CSC474 Lab

VPN Exercise on Cisco PIX firewalls

 Note: Please finish the NMAP exercise first, before proceeding with VPN configuration, because the VPN exercise may affect the Nmap output.

1.     Goal of this Lab Exercise

 

After this lab exercise the students should be able to configure Cisco PIX firewall to establish a VPN between two subnets. It is intended towards helping the students get a hands on experience in configuring VPN on PIX boxes.

 

2.     Introduction

 

A firewall is a tool used to prevent unauthorized access between two or more networks. A typical use for a VPN is to transparently secure communication between two networks in different geographical locations.  For example, a corporation with more than one office may wish to link their offices together with a VPN.  Computers at both offices can communicate as if they were in the same building.  Plus, that commuication is encrypted and is therefore much more difficult for intermediate parties to intercept. PIX is the Cisco firewall, that uses a proprietary operating system called Cisco PIX OS.

 

KNOPPIX is a bootable CD with a collection of GNU/Linux software, automatic hardware detection, and support for many graphics cards, sound cards, SCSI and USB devices and other peripherals. KNOPPIX can be used as a Linux demo, educational CD, rescue system, or adapted and used as a platform for commercial software product demos. It is not necessary to install anything on a hard disk. All the hosts are booted with Knoppix OS using a CD-ROM, so DO NOT EJECT THE CD-ROM while working on your lab exercise. On knoppix if you need root privileges then use "su -" at the knoppix prompt.

 

3.     Topology of Virtual LAN

 

 

Each team is assigned a pod (a set of 3 hosts interconnected using a hub). The three pod components we will use are 3 hosts, Pix and a switch. In the lab exercise the students are required to establish an IPSec VPN between two hosts (H1 & H2). Each host is connected to a PIX box which in turn is connected to a common hub. The topology consists of a third host (R), connected to the hub, that acts as a sniffer to test the VPN configuration. Make sure you clearly understand the topology of this virtual LAN by identifying each of the hosts and the pix boxes. However do not unplug any of the cables used to interconnect this LAN. You should be using the KVM (the box with numbers 1, 2, 3 & 4 marked and a green light on a number indicates the current display) for switching between H1, H2 and R displays.

 

When you start the exercise Network Address Translation (NAT), reflecting the above topology, would have already been configured on all the hosts and the PIX boxes.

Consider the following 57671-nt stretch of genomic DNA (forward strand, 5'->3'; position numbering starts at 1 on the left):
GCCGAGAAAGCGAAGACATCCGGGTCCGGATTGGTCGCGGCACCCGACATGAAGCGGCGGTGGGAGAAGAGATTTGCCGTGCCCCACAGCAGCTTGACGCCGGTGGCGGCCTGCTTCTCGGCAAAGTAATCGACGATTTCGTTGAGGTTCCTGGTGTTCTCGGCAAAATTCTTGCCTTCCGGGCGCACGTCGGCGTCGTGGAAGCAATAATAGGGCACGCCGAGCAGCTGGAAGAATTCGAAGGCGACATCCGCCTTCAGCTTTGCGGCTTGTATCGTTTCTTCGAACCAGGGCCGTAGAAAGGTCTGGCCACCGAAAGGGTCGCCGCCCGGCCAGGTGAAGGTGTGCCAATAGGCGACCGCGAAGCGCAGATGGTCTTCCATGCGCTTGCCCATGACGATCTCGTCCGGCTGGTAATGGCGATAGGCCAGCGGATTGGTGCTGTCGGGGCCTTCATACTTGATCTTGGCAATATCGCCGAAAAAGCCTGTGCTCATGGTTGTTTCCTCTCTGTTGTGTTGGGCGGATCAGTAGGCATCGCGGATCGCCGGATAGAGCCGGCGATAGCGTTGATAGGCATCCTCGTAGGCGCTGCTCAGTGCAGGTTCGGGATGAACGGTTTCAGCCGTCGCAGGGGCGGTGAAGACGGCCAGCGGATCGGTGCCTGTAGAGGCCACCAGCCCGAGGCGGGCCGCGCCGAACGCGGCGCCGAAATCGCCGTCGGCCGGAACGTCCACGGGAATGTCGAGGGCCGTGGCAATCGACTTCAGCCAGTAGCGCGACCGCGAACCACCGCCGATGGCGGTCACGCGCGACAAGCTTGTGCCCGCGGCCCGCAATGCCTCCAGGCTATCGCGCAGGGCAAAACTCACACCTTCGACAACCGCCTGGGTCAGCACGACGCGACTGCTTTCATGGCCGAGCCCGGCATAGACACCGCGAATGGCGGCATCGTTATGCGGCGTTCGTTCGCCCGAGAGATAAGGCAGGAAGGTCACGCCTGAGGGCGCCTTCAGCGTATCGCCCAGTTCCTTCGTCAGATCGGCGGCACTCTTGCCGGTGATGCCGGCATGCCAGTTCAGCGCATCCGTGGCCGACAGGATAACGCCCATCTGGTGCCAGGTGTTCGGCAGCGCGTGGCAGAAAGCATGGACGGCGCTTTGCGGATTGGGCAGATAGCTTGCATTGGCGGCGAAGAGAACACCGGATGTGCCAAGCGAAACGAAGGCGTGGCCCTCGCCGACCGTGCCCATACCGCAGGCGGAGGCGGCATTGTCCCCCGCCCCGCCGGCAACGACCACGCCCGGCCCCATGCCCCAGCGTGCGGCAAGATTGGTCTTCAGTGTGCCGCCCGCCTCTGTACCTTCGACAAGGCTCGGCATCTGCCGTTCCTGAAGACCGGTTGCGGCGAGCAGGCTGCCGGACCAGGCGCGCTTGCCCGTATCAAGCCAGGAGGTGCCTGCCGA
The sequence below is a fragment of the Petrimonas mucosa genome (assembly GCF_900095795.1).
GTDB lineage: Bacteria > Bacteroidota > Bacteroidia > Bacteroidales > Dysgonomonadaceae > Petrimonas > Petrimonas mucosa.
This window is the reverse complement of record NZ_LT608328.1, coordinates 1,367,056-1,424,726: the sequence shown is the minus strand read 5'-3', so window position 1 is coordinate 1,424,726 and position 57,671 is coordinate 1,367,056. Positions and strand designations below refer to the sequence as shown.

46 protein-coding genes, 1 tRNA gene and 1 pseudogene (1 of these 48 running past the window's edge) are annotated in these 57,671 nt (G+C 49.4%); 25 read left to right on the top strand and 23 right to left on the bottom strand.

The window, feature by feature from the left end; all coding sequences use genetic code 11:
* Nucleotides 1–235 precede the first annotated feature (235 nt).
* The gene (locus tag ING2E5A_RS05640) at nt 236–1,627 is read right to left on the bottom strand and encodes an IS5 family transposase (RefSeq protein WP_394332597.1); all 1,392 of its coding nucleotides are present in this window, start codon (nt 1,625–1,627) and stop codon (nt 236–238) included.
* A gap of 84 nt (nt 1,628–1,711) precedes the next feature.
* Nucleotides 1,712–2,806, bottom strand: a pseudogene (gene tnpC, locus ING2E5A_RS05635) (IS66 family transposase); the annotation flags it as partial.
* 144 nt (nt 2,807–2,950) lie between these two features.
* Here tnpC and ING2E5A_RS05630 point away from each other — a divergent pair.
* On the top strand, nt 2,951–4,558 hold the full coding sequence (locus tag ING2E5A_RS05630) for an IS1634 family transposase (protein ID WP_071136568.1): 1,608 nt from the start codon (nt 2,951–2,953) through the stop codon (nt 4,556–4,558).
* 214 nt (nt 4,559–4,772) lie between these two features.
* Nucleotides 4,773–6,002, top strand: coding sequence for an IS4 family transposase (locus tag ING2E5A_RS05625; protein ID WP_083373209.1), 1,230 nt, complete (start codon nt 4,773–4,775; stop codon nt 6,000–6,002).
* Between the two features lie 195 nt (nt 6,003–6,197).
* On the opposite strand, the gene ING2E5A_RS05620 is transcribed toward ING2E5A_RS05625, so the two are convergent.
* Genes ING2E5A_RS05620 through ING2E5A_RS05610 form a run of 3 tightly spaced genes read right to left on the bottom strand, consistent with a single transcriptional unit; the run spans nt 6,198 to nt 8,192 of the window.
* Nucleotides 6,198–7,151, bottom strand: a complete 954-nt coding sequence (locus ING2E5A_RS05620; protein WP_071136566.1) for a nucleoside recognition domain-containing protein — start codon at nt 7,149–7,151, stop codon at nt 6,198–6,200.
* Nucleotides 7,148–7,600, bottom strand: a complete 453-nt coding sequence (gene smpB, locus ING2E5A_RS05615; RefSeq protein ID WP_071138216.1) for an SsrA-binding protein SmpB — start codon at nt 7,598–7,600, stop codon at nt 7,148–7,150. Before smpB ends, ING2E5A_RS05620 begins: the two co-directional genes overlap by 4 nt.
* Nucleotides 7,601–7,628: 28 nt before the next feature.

4.     Phase 1: Check the NAT configuration

 

 

Question (5 points): If you start an Apache server on H2 and try to connect to it from H1 (using http://192.168.2.2) then what is the output you get? Will you be able to establish a HTTP connection? If No, why?

 

5.     Phase 2: VPN Configuration

 

    (Please note: The IP addresses used in the figures listed below is for a different VPN topology, so make sure to use the IP

     address and other configuration details as indicated in the description above each figure)

 

 



 

 

 

 

 

 

 

        Hurray! you have setup a VPN tunnel between H1 and H2 now. Lets do some testing...

    1. Start Ethereal sniffer (refer above how to start Ethreal) on R and then select “Start” on “Capture” menu
    2. Start an Apache server (right click and then select Server à Apache à Start) on both H1 and H2. 
    3. You should now be able to connect to H1 from H2 (by trying http://192.168.1.2 on H2’s browser) and connect to H2 from H1 (by trying http://192.168.2.2 on H1’s browser).
    4. Sniffing at any point between the sites should yield only encrypted traffic (essentially some junk Hex data). This can be observed in the Ethereal window on the sniffer. Now stop packet capture (select Capture à Stop) and then save this into a file called “TeamNumber_Encrypted.txt”. This is also required as a deliverable out of this lab exercise.
       

      Question (5 points): Why is R able to capture encrypted packets flowing in the VPN tunnel between H1 and H2? What happens if you try        
      opening a HTTP connection between H1 à R or H2 à R after establishing the VPN between H1 and H2?

6. Submission Requirement

 

Since student teams can work in the networking lab at any time in the allotted week, TA may not be available to grade the result directly. To prove that you successfully completed the exercise, you are required to submit the following three files through wolfware submit locker (http://submit.ncsu.edu)

 

1)      TeamNumber_Unencrypted.txt (10 points)

2)      TeamNumber_Encrypted.txt (10 points)

3)   A MS Word or text file with brief explanations to the above two questions (5 points each)

 

You will not be able to access Internet from your pod hosts, so you need to take a floppy disk with you to the networking lab, and you can copy the files into a floppy disk using the following commands (Do not try using USB memory sticks or any other storage device):

 

$ mcopy TeamNumber_Unencrypted.txt a:

$ mcopy TeamNumber_Encrypted.txt a:

 

Good Luck!

 

Thanks to Chris Bookholt and Mahrn Fullmer for helping the course TA setup this lab exercise